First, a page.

goy

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goy

 (goi)
n. pl. goy·im (goi′ĭm) or goys Often Offensive
A person who is not Jewish.

[Yiddish, from Hebrew gôy, Jew ignorant of the Jewish religion, non-Jew; see gwy in Semitic roots.]

goy′ish adj.
American Heritage® Dictionary of the English Language, Fifth Edition. Copyright © 2016 by Houghton Mifflin Harcourt Publishing Company. Published by Houghton Mifflin Harcourt Publishing Company. All rights reserved.

goy

(ɡɔɪ)
n, pl goyim (ˈɡɔɪɪm) or goys
(Judaism) a Jewish word for a gentile
[from Yiddish, from Hebrew goi people]
ˈgoyish, ˈgoyisch adj
Collins English Dictionary – Complete and Unabridged, 12th Edition 2014 © HarperCollins Publishers 1991, 1994, 1998, 2000, 2003, 2006, 2007, 2009, 2011, 2014

goy

(gɔɪ)

n., pl. goy•im (ˈgɔɪ ɪm)
goys.
usage: This term is usually used with disparaging intent, implying a mild contempt for the attitudes, traits, and customs of non-Jews. Although it may be used in a neutral, even positive way to refer to a Christian, it almost always connotes a degree of condescension. Usually the context, such as the use of a qualifying adjective, will show the intent of the speaker.
n. Usually Disparaging.
(a term used to refer to a gentile or non-Jewish person.)
[1835–45; < Yiddish < Hebrew goi nation]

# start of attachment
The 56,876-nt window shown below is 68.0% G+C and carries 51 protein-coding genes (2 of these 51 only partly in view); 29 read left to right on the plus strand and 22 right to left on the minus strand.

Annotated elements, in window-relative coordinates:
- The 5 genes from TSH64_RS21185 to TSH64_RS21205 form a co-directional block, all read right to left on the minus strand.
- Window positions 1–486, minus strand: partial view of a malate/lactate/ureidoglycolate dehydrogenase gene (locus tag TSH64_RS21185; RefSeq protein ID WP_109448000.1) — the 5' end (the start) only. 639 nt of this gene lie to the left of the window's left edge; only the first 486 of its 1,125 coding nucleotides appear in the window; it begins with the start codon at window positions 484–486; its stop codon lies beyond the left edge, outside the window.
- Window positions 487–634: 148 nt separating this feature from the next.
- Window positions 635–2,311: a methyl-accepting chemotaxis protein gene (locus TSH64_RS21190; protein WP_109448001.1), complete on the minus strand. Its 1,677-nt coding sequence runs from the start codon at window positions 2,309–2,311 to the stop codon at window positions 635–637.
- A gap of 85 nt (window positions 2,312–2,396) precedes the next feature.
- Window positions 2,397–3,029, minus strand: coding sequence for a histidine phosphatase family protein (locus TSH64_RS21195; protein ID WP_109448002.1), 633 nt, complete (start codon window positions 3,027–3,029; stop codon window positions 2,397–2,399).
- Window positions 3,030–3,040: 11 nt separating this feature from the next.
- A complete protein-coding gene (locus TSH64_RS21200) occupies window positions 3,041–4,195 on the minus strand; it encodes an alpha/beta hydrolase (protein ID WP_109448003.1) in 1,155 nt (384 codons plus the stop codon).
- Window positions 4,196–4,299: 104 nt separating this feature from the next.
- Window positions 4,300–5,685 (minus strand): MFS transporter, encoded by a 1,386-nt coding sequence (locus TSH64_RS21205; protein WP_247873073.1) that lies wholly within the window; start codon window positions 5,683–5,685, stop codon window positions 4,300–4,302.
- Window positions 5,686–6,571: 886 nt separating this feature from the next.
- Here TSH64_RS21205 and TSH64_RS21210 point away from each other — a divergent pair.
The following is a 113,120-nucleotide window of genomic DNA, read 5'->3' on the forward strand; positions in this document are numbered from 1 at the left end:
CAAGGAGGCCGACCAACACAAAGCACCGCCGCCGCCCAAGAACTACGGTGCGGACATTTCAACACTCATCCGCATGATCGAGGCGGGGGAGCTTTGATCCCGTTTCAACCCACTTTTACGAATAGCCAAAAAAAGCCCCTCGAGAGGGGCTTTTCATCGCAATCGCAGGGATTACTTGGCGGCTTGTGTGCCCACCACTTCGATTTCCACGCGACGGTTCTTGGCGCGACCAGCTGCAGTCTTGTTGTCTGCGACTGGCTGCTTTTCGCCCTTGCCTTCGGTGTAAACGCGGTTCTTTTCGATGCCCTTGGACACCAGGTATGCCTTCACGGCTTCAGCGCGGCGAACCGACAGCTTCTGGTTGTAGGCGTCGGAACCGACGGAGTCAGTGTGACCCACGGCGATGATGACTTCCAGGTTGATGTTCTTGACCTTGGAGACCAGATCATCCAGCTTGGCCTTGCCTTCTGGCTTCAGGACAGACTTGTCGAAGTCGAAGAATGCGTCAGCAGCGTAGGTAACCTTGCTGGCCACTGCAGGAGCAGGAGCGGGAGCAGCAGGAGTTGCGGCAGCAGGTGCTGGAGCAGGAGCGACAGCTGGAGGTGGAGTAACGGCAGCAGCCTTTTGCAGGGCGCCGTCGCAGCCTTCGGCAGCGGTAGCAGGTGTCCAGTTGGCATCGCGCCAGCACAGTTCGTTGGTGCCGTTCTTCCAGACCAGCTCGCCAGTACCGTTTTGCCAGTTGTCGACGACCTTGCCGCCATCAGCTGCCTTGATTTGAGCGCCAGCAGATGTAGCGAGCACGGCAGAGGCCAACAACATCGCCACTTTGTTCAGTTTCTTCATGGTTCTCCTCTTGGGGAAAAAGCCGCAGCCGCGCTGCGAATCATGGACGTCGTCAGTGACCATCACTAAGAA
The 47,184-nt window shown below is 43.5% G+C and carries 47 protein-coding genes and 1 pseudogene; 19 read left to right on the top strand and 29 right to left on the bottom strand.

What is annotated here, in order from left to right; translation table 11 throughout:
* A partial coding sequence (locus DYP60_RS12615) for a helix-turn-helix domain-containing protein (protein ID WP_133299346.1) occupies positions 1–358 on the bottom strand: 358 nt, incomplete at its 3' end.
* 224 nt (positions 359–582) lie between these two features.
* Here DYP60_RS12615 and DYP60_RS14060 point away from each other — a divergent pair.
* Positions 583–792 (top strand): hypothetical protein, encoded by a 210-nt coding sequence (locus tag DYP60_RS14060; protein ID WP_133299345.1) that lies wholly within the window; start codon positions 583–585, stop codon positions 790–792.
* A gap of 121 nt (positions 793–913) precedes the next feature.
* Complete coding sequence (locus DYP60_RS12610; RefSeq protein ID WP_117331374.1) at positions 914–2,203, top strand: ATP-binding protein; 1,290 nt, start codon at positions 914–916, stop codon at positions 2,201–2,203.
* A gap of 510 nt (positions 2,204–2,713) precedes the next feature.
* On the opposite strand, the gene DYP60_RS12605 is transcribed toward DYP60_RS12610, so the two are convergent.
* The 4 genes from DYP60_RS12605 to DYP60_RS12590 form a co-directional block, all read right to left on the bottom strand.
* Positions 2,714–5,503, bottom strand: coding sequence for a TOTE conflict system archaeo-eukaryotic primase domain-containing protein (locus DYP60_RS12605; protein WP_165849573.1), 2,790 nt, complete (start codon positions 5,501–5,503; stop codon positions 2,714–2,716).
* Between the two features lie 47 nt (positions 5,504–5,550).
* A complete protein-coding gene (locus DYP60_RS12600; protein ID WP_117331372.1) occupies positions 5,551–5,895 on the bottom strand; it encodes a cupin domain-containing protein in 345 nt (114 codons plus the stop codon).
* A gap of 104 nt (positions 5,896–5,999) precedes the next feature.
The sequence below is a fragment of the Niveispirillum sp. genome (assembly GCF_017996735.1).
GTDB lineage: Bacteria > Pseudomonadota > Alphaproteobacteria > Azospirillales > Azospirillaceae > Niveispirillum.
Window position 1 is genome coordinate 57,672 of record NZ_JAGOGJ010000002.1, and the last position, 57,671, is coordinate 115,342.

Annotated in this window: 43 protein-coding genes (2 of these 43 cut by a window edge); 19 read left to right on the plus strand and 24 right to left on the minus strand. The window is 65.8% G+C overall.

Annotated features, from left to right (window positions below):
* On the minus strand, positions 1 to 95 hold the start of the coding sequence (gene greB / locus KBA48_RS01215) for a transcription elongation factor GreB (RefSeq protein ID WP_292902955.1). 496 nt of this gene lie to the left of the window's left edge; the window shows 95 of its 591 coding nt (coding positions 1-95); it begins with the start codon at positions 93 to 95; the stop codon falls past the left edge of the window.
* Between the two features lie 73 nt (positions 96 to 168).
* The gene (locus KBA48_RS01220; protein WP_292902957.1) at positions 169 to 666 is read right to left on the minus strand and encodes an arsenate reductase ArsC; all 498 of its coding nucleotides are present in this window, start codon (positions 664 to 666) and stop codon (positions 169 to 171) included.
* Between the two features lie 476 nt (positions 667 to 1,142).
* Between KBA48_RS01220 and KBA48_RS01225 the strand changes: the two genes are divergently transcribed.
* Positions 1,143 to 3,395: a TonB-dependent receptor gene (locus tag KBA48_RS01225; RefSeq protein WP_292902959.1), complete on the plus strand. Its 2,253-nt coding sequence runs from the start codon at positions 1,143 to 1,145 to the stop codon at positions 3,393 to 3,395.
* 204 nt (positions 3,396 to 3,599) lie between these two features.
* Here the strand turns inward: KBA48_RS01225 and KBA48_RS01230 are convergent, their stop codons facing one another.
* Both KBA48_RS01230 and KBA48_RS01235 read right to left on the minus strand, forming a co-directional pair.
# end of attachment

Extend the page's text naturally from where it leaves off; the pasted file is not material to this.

goy′ish, adj.
Random House Kernerman Webster's College Dictionary, © 2010 K Dictionaries Ltd. Copyright 2005, 1997, 1991 by Random House, Inc. All rights reserved.

goy

A Yiddish word meaning person, used to mean someone who is not a Jew.
Dictionary of Unfamiliar Words by Diagram Group Copyright © 2008 by Diagram Visual Information Limited
ThesaurusAntonymsRelated WordsSynonymsLegend:
Noun1.goy - a Christian as contrasted with a Jew
Christian - a religious person who believes Jesus is the Christ and who is a member of a Christian denomination
shegetz - an offensive term for non-Jewish young man; "why does she like all those shkotzim?"
Based on WordNet 3.0, Farlex clipart collection. © 2003-2012 Princeton University, Farlex Inc.
Translations
References in periodicals archive ?
The emergence of a large group of these attached goys (goyim, to be precise) is a highly significant social development, an unprecedented development even, and it raises obvious questions: Who are the goys?
6.) In Isaiah it is not immediately clear if the "nations" (goyim) are intended to share in the joy and benefits of the light or just to marvel and offer gifts (indicating subservience).
Most people in the United States, apart from those who are Jewish, are part of the "nations"--the "goyim" who were on the outside looking in until we were invited into God's party by Jesus through Paul and others.